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Down Mexico Way


June 30, 2010 by wcobserver

By Steve Worden

Who Knows Motivation?

Why would a person ride a Greyhound bus for twenty-three hours to go down to Brownsville, Texas and then go into Mexico?  Maybe it was my belief that transcontinental bus travel is the “Check Engine” light of American culture.  (It was glowing alarmingly red . . .)  Maybe I wanted to see for myself the flotsam being carried by the vast tidal wave of anxiety washing over America.  Or, was it to see what Hispanics coming to Arkansas are fleeing?   Or, maybe it was the search for that perfect pair of exotic skin cowboy boots.

That’s right:  cowboy boots, not “western boots.”  You know, the pointy-toed kind made out of python, crocodile or something similarly unusual?  We used to call them “snake boots.”  Of course, the crowning touch on a nice pair of snake boots would be those shiny silver toe caps.  I don’t know about you, but for me, nothing fairly screams “classy” more than a pair of black snake boots sporting silver toe caps.

Anytime I want to talk to a banker or someone important and I just walk in wearing silver-toed snake boots and well, I just get treated differently.  When I am dozing off in a faculty meeting idly listening to university types haggle over the precise wording of the third sentence in the second paragraph in a personnel document, I merely cross my foot up on my knee and let my colleagues take in the full glory of quality snake boots with their shiny silver tips and they promptly lapse into stunned silence.  True beauty just has that effect on people, I guess.

So, I rode the “Dawg” down to Brownsville, and headed for Mexico in pursuit of the classic snake boot with the silver toe caps, catching a ride with my brother-in-law Stewart, who lives in South Padre Island.  He points his Chevy Tahoe toward Nuevo Progresso, Mexico, as everyone tells us that Matamoros is way too dangerous.  The local newspaper reported that fliers have appeared on the windshields of cars parked on the U.S. side of the border, telling people to stay out of Matamoros this weekend because the Zetas and the Gulf drug cartels will be having a gun battle.  If you have to go, the fliers instructed, you should avoid wearing a black shirt because that’s what the cartel gunmen wear.  We decided instead to go to Nuevo Progresso, and heeding fashion advice, I wore a light shirt.

But, first I imposed on Stewart by asking him to drive us to see the Basilica of Our Lady of San Juan del Valle, a shrine visited by over a million people a year.  Seen from the outside, a gorgeous white building and bell tower constructed out of Texas limestone, inside you find a cool interior full of polished mostly empty wooden pews.  But then as you walk through the sanctuary savoring the silence, the mosaics, and the stained glass, you might make your way around to the side to look more closely at the area near the altar.  There, on a lower level, hidden from the eyes of most tourists, you see row upon row of kneeling people earnestly praying.  They are praying for peace in Mexico and in the Rio Grande Valley.  As well they might.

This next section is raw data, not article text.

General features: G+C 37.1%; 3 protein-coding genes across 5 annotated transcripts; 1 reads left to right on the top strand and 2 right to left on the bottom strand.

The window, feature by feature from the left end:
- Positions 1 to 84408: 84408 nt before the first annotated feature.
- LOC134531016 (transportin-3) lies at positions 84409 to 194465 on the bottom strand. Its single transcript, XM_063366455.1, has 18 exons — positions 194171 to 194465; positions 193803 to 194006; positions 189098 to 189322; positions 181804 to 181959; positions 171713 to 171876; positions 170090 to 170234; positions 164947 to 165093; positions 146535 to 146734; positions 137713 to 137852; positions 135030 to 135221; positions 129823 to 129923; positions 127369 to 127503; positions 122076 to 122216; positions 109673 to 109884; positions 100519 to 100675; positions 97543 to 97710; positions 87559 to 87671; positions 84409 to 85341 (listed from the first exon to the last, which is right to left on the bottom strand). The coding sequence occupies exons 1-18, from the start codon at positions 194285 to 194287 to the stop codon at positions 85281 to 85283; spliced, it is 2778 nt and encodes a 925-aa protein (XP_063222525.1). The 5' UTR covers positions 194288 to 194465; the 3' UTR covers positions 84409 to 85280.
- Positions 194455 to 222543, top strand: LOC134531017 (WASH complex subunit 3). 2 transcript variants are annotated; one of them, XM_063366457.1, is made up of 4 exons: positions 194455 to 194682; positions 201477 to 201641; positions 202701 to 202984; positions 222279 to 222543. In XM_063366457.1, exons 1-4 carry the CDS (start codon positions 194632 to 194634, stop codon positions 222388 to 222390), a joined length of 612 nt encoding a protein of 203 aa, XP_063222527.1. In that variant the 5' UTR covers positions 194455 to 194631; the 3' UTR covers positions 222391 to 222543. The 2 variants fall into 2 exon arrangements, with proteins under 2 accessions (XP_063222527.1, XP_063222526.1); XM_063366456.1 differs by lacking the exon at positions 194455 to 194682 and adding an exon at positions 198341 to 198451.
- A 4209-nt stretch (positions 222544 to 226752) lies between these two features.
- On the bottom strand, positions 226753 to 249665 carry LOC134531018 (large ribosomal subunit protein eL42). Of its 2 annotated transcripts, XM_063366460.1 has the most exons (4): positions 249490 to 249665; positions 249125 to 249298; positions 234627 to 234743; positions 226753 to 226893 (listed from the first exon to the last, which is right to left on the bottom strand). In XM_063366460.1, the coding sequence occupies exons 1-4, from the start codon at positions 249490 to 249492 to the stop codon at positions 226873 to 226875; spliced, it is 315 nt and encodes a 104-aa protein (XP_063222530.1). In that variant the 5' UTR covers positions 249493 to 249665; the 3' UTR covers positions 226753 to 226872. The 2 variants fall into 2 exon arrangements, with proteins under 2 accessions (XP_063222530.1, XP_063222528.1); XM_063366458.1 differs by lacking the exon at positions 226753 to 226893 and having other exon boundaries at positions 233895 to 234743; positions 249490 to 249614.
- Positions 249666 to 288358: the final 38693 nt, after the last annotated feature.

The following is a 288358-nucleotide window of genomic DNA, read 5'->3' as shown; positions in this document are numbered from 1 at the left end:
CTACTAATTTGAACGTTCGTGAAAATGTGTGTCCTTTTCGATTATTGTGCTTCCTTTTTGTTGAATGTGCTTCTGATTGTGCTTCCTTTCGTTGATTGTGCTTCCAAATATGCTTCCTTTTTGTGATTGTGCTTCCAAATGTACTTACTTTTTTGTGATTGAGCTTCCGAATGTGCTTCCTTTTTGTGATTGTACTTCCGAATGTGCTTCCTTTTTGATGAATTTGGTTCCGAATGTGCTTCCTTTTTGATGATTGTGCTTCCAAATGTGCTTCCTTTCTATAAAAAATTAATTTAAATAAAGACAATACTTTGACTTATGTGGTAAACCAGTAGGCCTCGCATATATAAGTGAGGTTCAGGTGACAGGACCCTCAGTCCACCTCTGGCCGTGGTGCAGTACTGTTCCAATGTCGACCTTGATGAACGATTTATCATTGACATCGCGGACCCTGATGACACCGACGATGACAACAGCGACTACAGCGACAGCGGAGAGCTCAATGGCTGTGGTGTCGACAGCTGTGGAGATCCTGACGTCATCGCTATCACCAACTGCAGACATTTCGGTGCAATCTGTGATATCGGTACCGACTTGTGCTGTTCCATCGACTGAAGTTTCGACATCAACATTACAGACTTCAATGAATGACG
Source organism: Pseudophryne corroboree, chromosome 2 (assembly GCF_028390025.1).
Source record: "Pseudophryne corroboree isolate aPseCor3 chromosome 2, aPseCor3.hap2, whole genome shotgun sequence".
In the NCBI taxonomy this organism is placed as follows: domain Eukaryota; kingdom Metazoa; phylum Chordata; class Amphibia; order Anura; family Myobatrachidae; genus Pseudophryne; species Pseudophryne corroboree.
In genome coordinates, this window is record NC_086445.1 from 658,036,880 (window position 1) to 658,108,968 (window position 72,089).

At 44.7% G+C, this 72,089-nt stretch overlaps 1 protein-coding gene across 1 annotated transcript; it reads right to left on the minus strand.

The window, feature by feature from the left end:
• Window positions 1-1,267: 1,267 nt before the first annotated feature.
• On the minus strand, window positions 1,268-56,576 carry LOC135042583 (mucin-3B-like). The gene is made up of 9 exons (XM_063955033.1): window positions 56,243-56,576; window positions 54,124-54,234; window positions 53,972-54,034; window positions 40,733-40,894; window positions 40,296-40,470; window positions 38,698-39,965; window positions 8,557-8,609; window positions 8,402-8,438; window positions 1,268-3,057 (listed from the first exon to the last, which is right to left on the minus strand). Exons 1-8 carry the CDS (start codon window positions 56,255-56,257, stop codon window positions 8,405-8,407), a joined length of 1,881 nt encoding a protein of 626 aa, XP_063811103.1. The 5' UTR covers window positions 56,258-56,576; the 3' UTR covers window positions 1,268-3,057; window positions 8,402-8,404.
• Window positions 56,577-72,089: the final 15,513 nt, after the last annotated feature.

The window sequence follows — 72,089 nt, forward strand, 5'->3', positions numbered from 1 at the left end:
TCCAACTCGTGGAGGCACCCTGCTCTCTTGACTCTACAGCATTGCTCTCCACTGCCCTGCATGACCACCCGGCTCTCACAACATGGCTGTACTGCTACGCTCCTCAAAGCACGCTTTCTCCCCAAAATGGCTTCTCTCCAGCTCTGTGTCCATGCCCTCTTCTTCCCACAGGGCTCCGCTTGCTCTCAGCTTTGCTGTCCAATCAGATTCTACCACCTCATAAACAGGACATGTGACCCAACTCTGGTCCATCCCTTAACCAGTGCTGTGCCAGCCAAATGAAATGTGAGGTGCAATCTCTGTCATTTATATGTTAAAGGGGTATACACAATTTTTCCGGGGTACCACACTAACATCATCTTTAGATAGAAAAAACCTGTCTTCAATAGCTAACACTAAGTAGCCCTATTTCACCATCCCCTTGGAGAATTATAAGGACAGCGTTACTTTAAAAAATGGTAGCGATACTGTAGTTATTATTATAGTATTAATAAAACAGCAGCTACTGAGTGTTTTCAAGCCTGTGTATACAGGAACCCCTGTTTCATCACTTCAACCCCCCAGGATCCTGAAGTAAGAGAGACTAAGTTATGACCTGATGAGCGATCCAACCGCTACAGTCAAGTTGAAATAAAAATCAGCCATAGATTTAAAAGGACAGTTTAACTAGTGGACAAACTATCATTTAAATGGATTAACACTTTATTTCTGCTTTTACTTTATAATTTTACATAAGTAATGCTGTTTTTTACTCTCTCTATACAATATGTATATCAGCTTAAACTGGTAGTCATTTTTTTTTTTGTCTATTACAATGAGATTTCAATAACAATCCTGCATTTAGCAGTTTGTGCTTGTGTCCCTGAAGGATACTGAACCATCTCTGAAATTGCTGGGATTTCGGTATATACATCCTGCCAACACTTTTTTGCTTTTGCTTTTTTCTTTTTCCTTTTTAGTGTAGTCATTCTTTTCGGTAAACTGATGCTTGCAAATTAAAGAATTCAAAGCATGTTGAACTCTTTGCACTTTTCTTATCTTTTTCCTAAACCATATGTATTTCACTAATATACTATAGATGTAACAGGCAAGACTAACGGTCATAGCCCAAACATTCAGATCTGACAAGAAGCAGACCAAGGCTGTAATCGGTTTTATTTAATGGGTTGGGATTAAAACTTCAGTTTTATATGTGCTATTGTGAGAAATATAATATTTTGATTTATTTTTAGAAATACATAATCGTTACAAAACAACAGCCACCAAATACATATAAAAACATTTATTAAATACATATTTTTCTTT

We left San Juan and drove down to the border, passing green sorghum fields and large squat metal silos.  Almost out of nowhere, the border with its tangle of grey fencing, gates, and guard houses suddenly loomed.  We walked across the bridge over the brown Rio Bravo, as it is known, and strolled on into downtown Nuevo Progresso.  A dry, dusty border town, complete with the now-customary green armored car and green-clad soldiers with automatic weapons walking around and one standing guard on a balcony, Progresso didn’t seem exactly to be in the throes of progress.

In fact, Progresso has been virtually devoid of “Winter Texans,” as American retirees are known, since the last annual Winter Texan Appreciation Day when a running gun battle broke out on the main street between cartel members and the National Police.  As one person recalled, “the cartel members were flopping out of their cars and dying in pools of blood in full view of the horrified retirees.”  Since then, not much in the way of tourism seems to be going on in Nuevo Progresso.  But, on the other hand possibly because of its nearness to the border, Progresso pales in light of the rapes, kidnappings, and murders occurring in Juarez, Matamoros, and Reynosa.  As a Hispanic in Texas had summed it up simply, “I wouldn’t take a woman into Mexico, these days.”

So, Stewart and I wandered down the dusty streets, decorated with little plastic pennants wilting in the afternoon sun, he looking for sandals, I in search of the perfect snake boot.  We found mainly the same old Chinese imports.  It seemed almost every other store was either a pharmacy or a dentist’s office, hawking cheap Viagra or low cost tooth extractions.  After a few hours of walking and sitting in a couple of empty dreary cantinas, we eventually made our way back to the border.

Striking up a conversation with a woman standing about a block from the border, I asked her about the town.  She told me, “I don’t walk into Mexico any farther than this.  If the shooting starts, I want to be able to run back into the U.S.  The MS-13s, the Zetas, and the Gulf cartel are all at war with each other.”  She looked around nervously.  “I shouldn’t even be talking to you about this,” she muttered as she looked down to stare at the ground.

My search for the perfect “snakes” came to naught, Nuevo Progresso depressed me beyond belief, and as we drove back to the Texas coast on the Old Military Highway, the iron border fence looming off to the right in the dusk, I thought about how the most purely graceful sight had been that of the praying faithful back at the Basilica.  Bless them.



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